As we welcome the arrival of autumn, we will be observing our Autumn Ohigan Service on Sunday, September 21 at 9:30 a.m. The Japanese Buddhist observance of Ohigan traditionally focuses on study and reflection on the Six Paramitas, a set of Buddhist virtues that, when perfected, lead us to cross over from “this shore” in the deluded world of birth and death to arrive at the “other shore” of liberation in Nirvana.
The literal meaning of the Sanskrit word paramita is “Crossing over to the Other Shore.” In Chinese and Japanese translation, the term paramita is sometimes rendered as tōhigan到彼岸 “arriving at the other shore.” This imagery of crossing over to the other shore is the basis for Japanese Buddhist celebrations of Ohigan observed at the Spring and Autumn Equinoxes. In many Buddhist communities, it is customary to hold seven-day observances of Ohigan, with the middle day dedicated to gratitude towards one’s ancestors and each of the remaining six days dedicated to one of the Six Paramitas.
The Six Paramitas are listed below along with a brief explanation of the meaning of each:
1) Generosity (Skt. Dāna, Jp. fuse 布施)
The perfection of generosity means to give freely without expecting anything in return, and to give thinking of the needs of others without considering one’s own benefit. Sakyamuni Buddha originally encouraged householders to practice dāna by giving in support of the Sangha and the poor. The Pure Land Master Nagarjuna (150-250 C.E.) describes three types of dāna: the gift of material goods, the gift of Dharma, and the gift of freedom from fear, so meaningful generosity is not limited to giving material gifts.
2) Moral conduct, upholding precepts (Skt. Śīla, Jp. jikai持戒)
It is common for those who aspire to live according to the Buddha’s teachings to observe the following ten Bodhisattva Precepts as guidelines for daily living: 1) Not killing, 2) Not stealing, 3) No harmful sexual activity, 4) Not lying, 5) Not becoming intoxicated, 6) Not talking of the faults of other members of the Sangha, 7) Not praising oneself and belittling others, 8) Not bringing harm through stinginess, 9) Not letting one’s anger lead to resentment, 9) Not disparaging the Three Treasures
3) Patience (Skt. Kṣānti, Jp. ninniku忍辱)
There are three aspects of patience in Buddhism: (1) not getting angry, (2) not clinging to hatred and grudges, and (3) not wishing for others to suffer. In order to become a truly patient person, one must let go of thinking that separates oneself from others and good from bad.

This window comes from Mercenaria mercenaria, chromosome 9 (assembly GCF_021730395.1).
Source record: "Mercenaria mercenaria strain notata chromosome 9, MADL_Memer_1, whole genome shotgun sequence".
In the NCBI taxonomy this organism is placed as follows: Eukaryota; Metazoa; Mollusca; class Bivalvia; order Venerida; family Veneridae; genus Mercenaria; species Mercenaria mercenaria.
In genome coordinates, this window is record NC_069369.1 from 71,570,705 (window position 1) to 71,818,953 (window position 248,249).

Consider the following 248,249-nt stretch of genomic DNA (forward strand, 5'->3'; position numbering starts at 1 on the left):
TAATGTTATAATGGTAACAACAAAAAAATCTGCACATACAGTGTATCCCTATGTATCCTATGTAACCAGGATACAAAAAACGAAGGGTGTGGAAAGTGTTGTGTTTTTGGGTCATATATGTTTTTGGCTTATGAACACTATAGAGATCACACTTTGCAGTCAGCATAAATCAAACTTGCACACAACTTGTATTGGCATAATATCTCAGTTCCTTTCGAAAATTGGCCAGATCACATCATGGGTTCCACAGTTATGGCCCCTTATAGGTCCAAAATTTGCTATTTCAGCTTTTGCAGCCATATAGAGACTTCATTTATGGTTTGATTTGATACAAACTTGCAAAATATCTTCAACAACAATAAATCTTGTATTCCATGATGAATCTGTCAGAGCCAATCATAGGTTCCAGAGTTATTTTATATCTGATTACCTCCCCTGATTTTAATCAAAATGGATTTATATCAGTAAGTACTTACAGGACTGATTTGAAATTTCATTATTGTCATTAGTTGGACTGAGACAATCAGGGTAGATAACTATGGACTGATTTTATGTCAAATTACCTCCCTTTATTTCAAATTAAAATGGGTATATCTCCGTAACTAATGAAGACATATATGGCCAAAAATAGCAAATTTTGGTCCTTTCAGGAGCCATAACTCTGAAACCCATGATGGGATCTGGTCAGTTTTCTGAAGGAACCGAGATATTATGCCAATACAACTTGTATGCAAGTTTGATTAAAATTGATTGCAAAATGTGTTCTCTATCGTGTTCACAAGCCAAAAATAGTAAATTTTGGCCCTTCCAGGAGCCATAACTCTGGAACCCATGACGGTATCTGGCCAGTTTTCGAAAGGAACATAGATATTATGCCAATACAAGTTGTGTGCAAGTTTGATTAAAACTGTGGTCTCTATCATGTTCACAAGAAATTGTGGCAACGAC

4) Diligence (Skt. Vīrya, Jp. shōjin精進)
In cultivating the perfection of diligence, one is called to put forth a spirited and courageous effort in seeking the path to enlightenment. To that end, one must strive vigorously to cultivate compassion and cease committing harmful deeds. One aspect of diligence is to refrain from indulging one’s self-centered impulses that cause harm to oneself and others. One must also make an effort to know oneself and come to a deep understanding of one’s own tendencies towards misguided thinking, speech and actions.
5) Contemplation (Skt. Dhyāna, Jp. zenjō 禪定)
In the practice of contemplation, one focuses the mind on a single point of concentration in order to become free from distraction. Through calming the activity of the mind in meditation (Skt. śamatha, Pali samatha), one establishes the ground for realizing insight (Skt. vipaśyanā, Pali vipassanā) and wisdom. Quiet sitting is a common method of cultivating the virtue of concentration in Buddhist practice. However, there are many other activities that are encouraged as forms of Buddhist concentration, such as chanting, walking, and copying sutras.
6) Wisdom (Skt. Prajñā, Jp. chie智慧)
Wisdom is the ability to distinguish what is true from what is false, and to clearly see the path to liberation from suffering for all beings. The mind of wisdom is able to recognize what is genuine and true by seeing the light of the Buddha’s awaking as it shines into this world of delusion.
As I find myself living within the Nembutsu during this Ohigan season of self-reflection, I cannot help but notice the gap between my own thoughts, words and actions and the Buddhist ideals I aspire to in the Six Paramitas. In the midst of this stark reflection, I find peace of mind in Shinran’s teaching that no matter how far short of the ideals of virtuous living I am falling, the Buddha is untiringly guiding me on my path to the Other Shore of awakening. Shinran taught that while I may find it very difficult to fully perfect these virtues through my own efforts, that through the Nembutsu, Amida Buddha guides me to acquire “all the paramitas from charity to wisdom.” (Collected Works of Shinran, p. 99).